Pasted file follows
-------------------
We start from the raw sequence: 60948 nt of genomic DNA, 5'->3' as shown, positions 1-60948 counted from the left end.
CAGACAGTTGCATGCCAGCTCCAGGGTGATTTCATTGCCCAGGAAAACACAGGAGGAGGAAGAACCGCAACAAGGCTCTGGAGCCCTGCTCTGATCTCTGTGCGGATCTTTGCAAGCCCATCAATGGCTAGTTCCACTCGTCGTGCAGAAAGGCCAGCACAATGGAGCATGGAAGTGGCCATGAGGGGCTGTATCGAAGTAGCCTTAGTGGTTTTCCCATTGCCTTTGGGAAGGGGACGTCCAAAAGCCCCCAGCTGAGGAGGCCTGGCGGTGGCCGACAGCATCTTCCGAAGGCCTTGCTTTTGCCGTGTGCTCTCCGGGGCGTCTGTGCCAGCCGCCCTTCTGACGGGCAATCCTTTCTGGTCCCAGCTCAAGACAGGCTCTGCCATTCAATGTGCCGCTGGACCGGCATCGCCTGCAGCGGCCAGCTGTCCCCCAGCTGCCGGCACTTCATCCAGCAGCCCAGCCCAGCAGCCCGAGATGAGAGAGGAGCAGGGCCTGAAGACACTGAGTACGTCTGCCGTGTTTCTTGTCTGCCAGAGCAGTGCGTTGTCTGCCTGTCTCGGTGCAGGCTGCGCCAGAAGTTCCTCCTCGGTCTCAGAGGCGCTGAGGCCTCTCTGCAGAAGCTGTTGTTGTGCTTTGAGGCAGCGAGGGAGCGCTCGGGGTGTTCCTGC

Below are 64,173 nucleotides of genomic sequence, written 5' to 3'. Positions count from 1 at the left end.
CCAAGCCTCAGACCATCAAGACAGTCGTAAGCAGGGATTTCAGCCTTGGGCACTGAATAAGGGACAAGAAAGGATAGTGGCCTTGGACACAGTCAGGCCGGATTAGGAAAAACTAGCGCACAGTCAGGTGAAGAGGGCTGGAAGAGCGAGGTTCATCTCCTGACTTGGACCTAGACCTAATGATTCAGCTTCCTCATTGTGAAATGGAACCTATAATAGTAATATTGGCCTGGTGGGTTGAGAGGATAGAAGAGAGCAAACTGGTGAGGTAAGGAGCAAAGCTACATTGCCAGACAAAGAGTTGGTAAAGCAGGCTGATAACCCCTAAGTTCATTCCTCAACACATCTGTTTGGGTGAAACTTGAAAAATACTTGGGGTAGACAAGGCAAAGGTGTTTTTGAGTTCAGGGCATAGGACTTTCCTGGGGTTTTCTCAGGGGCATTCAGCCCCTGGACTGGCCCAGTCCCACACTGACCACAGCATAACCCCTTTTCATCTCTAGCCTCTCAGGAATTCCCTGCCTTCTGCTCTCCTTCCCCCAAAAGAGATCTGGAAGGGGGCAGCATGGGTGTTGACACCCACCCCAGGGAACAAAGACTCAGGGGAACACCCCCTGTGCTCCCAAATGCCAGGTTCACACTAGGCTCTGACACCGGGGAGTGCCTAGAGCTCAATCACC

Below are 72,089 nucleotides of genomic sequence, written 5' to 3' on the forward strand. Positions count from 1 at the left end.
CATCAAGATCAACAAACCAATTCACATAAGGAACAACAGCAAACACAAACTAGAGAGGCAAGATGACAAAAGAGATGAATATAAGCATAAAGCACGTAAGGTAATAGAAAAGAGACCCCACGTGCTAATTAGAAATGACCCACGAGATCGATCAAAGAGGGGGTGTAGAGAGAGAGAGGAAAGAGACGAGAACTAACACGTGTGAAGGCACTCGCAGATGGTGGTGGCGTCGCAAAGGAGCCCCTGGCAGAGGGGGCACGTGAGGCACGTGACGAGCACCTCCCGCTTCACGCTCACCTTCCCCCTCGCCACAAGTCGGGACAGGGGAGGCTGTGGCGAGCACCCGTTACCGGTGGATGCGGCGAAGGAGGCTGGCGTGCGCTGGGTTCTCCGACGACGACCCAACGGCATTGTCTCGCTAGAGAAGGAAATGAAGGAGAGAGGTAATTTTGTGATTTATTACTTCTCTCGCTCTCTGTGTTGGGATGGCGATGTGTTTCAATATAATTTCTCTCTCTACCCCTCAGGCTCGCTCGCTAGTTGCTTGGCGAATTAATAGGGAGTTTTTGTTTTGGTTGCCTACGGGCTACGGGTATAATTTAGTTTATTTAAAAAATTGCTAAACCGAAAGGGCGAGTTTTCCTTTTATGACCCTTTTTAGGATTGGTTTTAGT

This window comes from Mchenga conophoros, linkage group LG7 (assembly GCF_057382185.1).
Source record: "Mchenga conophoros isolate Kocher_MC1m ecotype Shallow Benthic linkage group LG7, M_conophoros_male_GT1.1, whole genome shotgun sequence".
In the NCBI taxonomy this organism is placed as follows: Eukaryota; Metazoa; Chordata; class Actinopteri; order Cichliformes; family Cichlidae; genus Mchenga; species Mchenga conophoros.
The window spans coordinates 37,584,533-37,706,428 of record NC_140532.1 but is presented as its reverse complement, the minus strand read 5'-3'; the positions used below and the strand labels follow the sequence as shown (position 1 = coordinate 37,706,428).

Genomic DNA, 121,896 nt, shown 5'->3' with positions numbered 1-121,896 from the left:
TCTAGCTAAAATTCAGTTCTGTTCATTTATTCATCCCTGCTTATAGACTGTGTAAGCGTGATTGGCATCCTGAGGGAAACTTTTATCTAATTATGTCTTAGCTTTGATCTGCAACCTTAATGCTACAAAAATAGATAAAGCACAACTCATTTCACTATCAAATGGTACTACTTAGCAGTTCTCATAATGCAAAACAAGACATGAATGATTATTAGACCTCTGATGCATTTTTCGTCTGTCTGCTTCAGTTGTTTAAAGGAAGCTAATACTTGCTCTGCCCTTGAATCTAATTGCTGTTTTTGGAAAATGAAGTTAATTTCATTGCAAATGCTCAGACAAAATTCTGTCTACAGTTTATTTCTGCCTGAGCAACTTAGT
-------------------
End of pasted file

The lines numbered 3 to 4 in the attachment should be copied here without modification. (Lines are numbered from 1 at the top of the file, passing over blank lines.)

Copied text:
Below are 64,173 nucleotides of genomic sequence, written 5' to 3'. Positions count from 1 at the left end.
CCAAGCCTCAGACCATCAAGACAGTCGTAAGCAGGGATTTCAGCCTTGGGCACTGAATAAGGGACAAGAAAGGATAGTGGCCTTGGACACAGTCAGGCCGGATTAGGAAAAACTAGCGCACAGTCAGGTGAAGAGGGCTGGAAGAGCGAGGTTCATCTCCTGACTTGGACCTAGACCTAATGATTCAGCTTCCTCATTGTGAAATGGAACCTATAATAGTAATATTGGCCTGGTGGGTTGAGAGGATAGAAGAGAGCAAACTGGTGAGGTAAGGAGCAAAGCTACATTGCCAGACAAAGAGTTGGTAAAGCAGGCTGATAACCCCTAAGTTCATTCCTCAACACATCTGTTTGGGTGAAACTTGAAAAATACTTGGGGTAGACAAGGCAAAGGTGTTTTTGAGTTCAGGGCATAGGACTTTCCTGGGGTTTTCTCAGGGGCATTCAGCCCCTGGACTGGCCCAGTCCCACACTGACCACAGCATAACCCCTTTTCATCTCTAGCCTCTCAGGAATTCCCTGCCTTCTGCTCTCCTTCCCCCAAAAGAGATCTGGAAGGGGGCAGCATGGGTGTTGACACCCACCCCAGGGAACAAAGACTCAGGGGAACACCCCCTGTGCTCCCAAATGCCAGGTTCACACTAGGCTCTGACACCGGGGAGTGCCTAGAGCTCAATCACC